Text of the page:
Review of Playing With Fire 5/19/2007
by Chris Thor

And a child shall lead them....or maybe a bunch of them. The first show in the Playing With Fire concert series started out on a high note with the Omaha Blues Society’s Blues Ed bands, Blues Explosion and The Side Effects. If these young musicians are the future of the blues, I can't wait. If the opportunity arises, this author recommends making an effort to see these young bands live. Mixing blues standards with killer renditions of more mainstream tunes, these bands are the real thing and are worth any cover.

The side effects were followed by local favorites, Sarah Benck & the robbers. Sarah's soulful vocals cut through the enthusiastic crowd and got more than a few butts up and movin. Sarah Benck and the robbers are another must see on the Omaha scene. If she doesn't make you at least WANT to move....there just might be something wrong with you.

After a short break, the crowd of thousands and a few odd fish in the Missouri River were graced by the sounds of Pierre Lacocque on the blues harp. Played through a Leslie speaker, Lacocque’s harmonica sounded like a mighty Hammond B-3. Just when you thought you had heard the best the Heat had to offer, Inetta Visor took the stage. Inetta took the crowd for a ride with a rendition of Footprints on the Ceiling which no one wanted to end. Yet another must see in my book. Mississippi Heat is a world class blues band to be enjoyed by all.

Speaking of world class blues bands, Canada’s Maple Award winning Downchild Blues Band closed out the night with a set of strong straightforward blues that swept across Lewis & Clark Landing like with wind out of the Great White North.

The Playing With Fire Concert Series remains one of Omaha’s best sources of live entertainment, and best of all, it’s free. Thanks to an army of volunteers it is one of the smoothest run best organized festivals I have personally attended.

Get down there June 16 and see Blues Ed Kids Bands, The Blues Explosion and The Blues Wanderers open up for The Side Effects, Curtis Salgado and James Hunter. For more information on the show see the Playing With Fire website at

Review of Don Sohl Benefit Concert4/28/2007
by Chris Thor

April 28, 2007 was a night to remember at the Divots Conference Center in Norfolk, Nebraska. A benefit for the godfather of Northeast Nebraska Rock and Roll, Don Sohl, drew a crowd exceeding 2000 for a night of great music and a benefit auction.

The evening was kicked off by a rousing set from Chicago based folk-rockers Heywood Yards. Nebraska native, singer/guitarist Mike Semrad Jr explained their trip from Chicago. “If not for Don Sohl, there’s a good chance I wouldn’t be on stage tonight.”

This was a running theme for the night as the show continued with some old school rock from The Lightning Band. Featuring members of The Smoke Ring, The Drifters, Don Sohl’s Roadrunners and other influential early Nebraska bands, the Lightning Band did not disappoint. Their set was highlighted by Bobby Sohl’s stellar performance on percussion.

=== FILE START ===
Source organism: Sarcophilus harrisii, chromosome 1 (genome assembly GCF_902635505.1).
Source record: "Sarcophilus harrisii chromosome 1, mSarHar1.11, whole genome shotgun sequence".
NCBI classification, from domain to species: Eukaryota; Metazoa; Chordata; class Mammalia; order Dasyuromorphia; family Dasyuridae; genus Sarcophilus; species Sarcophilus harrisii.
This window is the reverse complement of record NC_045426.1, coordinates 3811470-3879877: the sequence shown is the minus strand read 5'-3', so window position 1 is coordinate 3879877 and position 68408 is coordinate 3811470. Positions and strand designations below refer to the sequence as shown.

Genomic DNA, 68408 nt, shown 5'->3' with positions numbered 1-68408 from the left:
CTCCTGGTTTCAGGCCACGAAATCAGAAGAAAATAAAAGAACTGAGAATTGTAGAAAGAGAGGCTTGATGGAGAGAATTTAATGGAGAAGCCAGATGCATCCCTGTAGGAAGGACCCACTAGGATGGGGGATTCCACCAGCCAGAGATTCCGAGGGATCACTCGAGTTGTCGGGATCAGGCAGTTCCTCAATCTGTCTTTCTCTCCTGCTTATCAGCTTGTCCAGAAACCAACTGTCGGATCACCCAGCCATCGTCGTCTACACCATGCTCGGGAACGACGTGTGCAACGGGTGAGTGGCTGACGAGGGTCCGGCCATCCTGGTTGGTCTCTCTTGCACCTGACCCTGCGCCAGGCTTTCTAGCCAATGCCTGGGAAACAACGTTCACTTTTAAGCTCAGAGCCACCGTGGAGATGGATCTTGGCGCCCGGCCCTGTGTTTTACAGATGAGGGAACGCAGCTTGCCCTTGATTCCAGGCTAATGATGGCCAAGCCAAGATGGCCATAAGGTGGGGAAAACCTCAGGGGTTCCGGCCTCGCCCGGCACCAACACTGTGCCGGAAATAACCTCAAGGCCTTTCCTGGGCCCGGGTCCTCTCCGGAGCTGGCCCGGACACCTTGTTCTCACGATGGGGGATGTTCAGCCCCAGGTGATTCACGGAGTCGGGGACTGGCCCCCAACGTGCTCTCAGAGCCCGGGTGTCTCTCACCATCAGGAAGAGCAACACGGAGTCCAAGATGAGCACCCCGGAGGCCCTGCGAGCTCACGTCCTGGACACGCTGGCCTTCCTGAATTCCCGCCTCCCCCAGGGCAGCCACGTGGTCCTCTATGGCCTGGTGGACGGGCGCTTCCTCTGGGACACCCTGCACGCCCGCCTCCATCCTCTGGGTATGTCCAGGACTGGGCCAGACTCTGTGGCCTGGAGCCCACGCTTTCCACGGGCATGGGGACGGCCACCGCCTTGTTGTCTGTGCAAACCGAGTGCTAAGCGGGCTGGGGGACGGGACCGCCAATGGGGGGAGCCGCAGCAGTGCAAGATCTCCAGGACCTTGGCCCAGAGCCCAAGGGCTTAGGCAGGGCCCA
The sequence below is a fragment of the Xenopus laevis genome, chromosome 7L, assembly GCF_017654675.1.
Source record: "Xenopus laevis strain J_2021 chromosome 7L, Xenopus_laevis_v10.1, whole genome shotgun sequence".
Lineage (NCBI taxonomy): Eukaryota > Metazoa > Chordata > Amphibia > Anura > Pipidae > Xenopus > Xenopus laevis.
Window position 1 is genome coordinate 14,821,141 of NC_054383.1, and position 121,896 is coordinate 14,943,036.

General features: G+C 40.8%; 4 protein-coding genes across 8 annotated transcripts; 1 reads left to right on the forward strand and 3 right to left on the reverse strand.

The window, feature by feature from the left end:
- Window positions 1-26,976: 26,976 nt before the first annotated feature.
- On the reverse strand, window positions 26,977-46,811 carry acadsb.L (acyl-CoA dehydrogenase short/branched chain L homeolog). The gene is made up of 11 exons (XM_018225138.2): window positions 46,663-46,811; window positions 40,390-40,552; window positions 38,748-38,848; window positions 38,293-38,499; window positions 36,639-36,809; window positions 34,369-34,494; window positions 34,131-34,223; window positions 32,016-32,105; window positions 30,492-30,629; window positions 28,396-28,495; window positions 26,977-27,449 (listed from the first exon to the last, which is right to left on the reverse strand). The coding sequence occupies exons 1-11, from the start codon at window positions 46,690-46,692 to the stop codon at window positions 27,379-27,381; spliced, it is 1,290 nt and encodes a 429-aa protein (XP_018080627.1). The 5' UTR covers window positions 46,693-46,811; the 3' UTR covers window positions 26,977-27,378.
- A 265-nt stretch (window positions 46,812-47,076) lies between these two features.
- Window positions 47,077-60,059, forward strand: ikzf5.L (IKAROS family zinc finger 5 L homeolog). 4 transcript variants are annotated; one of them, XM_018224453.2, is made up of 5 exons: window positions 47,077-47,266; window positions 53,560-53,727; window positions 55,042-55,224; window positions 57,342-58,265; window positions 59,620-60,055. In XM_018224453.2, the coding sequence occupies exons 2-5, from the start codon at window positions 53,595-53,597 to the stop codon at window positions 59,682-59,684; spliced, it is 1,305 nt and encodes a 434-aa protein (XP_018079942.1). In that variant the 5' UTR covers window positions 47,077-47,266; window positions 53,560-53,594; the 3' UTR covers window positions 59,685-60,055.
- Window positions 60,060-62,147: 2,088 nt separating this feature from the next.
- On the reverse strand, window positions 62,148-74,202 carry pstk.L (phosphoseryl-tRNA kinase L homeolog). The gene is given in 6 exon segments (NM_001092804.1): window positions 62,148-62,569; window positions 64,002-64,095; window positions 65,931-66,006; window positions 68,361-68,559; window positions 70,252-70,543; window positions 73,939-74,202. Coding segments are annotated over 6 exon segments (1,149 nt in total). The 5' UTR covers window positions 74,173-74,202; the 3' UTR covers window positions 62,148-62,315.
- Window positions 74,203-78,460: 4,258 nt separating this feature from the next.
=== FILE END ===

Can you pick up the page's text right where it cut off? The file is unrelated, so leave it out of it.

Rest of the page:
“I’m not done yet!” punctuated a short, heart felt speech from the night’s guest of honor, rock legend, Don Sohl. Sohl was greeted with thunderous applause as he addressed thousands of his adoring fans.

Next up was an appearance by The All Star Band. The All Stars consisted of a core of area musicians along with a rotating cavalcade of early greats. Allison Brothers, Roadrunners, Broughams and next generation counterparts from the Velaires, Red Dogs, Smoke Ring and Sound of Fate gave their tribute to the godfather with a set of R&B classics as well as some Johnny Cash and Terry Witkowski’s must hear version of Sweet Caroline.

A keyboard and a microphone is all Norfolk area native, Max Carl needed to put the electrified crowd in the palm of his hand. The current lead singer for Grand Funk Railroad, former frontman for 38 Special, brought the crowd to its feet with a 6 song solo set featuring his 38 Special hit “Second Chance”. He later brought them to their knees when he joined The Smoke Ring on stage.

The Ring was on fire as their old friend and bandmate Max Carl joined them for a set of great R&B. Carl sat in on guitar and amazing soulful vocals and finished the set by joining Smoke Ring Drummer, Roger Volk’s James Brown inspired front show. This was definitely a once in a lifetime experience. Max and Roger brought the already groovin crowd to their knees, trading screams and vocals on an extended, heavily improvised rendition of Mustang Sally that would have made The Wicked Wilson Pickett proud.

The evening was brought to a close in a rocking way by the Average Joe Band. With an all-star lineup, the Average Joe Band rocked us through the late show and into the early show.

This was most definitely a night not soon to be forgotten by the 2000-plus friends, family and fans of Don Sohl in attendance.